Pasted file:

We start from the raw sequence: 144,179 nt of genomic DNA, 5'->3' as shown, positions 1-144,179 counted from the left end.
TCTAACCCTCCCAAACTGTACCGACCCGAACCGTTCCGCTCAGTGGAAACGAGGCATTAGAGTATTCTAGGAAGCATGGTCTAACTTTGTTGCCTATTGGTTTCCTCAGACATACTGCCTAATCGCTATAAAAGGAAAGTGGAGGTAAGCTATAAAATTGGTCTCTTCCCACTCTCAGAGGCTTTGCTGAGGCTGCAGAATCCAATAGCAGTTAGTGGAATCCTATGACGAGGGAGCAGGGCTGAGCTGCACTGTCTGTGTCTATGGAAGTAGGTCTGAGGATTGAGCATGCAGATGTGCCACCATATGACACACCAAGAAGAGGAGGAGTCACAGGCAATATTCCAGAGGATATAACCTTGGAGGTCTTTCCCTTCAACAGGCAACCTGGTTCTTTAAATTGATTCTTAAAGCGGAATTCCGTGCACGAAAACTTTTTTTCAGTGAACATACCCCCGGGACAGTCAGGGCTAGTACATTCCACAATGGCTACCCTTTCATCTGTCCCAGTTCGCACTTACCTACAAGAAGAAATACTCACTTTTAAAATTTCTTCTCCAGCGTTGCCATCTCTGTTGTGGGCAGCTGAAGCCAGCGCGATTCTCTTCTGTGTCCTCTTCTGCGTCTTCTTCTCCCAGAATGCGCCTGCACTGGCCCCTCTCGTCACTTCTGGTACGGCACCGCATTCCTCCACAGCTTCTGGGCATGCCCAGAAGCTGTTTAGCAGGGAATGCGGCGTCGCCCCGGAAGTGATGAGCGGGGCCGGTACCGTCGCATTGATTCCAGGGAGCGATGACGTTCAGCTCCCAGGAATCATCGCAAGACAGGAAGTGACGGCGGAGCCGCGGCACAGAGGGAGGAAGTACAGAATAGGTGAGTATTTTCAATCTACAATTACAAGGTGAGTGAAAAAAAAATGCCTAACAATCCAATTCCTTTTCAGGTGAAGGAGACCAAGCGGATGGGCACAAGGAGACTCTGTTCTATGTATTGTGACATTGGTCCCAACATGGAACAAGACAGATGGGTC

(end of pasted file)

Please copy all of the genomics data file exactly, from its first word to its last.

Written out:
We start from the raw sequence: 144,179 nt of genomic DNA, 5'->3' as shown, positions 1-144,179 counted from the left end.
TCTAACCCTCCCAAACTGTACCGACCCGAACCGTTCCGCTCAGTGGAAACGAGGCATTAGAGTATTCTAGGAAGCATGGTCTAACTTTGTTGCCTATTGGTTTCCTCAGACATACTGCCTAATCGCTATAAAAGGAAAGTGGAGGTAAGCTATAAAATTGGTCTCTTCCCACTCTCAGAGGCTTTGCTGAGGCTGCAGAATCCAATAGCAGTTAGTGGAATCCTATGACGAGGGAGCAGGGCTGAGCTGCACTGTCTGTGTCTATGGAAGTAGGTCTGAGGATTGAGCATGCAGATGTGCCACCATATGACACACCAAGAAGAGGAGGAGTCACAGGCAATATTCCAGAGGATATAACCTTGGAGGTCTTTCCCTTCAACAGGCAACCTGGTTCTTTAAATTGATTCTTAAAGCGGAATTCCGTGCACGAAAACTTTTTTTCAGTGAACATACCCCCGGGACAGTCAGGGCTAGTACATTCCACAATGGCTACCCTTTCATCTGTCCCAGTTCGCACTTACCTACAAGAAGAAATACTCACTTTTAAAATTTCTTCTCCAGCGTTGCCATCTCTGTTGTGGGCAGCTGAAGCCAGCGCGATTCTCTTCTGTGTCCTCTTCTGCGTCTTCTTCTCCCAGAATGCGCCTGCACTGGCCCCTCTCGTCACTTCTGGTACGGCACCGCATTCCTCCACAGCTTCTGGGCATGCCCAGAAGCTGTTTAGCAGGGAATGCGGCGTCGCCCCGGAAGTGATGAGCGGGGCCGGTACCGTCGCATTGATTCCAGGGAGCGATGACGTTCAGCTCCCAGGAATCATCGCAAGACAGGAAGTGACGGCGGAGCCGCGGCACAGAGGGAGGAAGTACAGAATAGGTGAGTATTTTCAATCTACAATTACAAGGTGAGTGAAAAAAAAATGCCTAACAATCCAATTCCTTTTCAGGTGAAGGAGACCAAGCGGATGGGCACAAGGAGACTCTGTTCTATGTATTGTGACATTGGTCCCAACATGGAACAAGACAGATGGGTC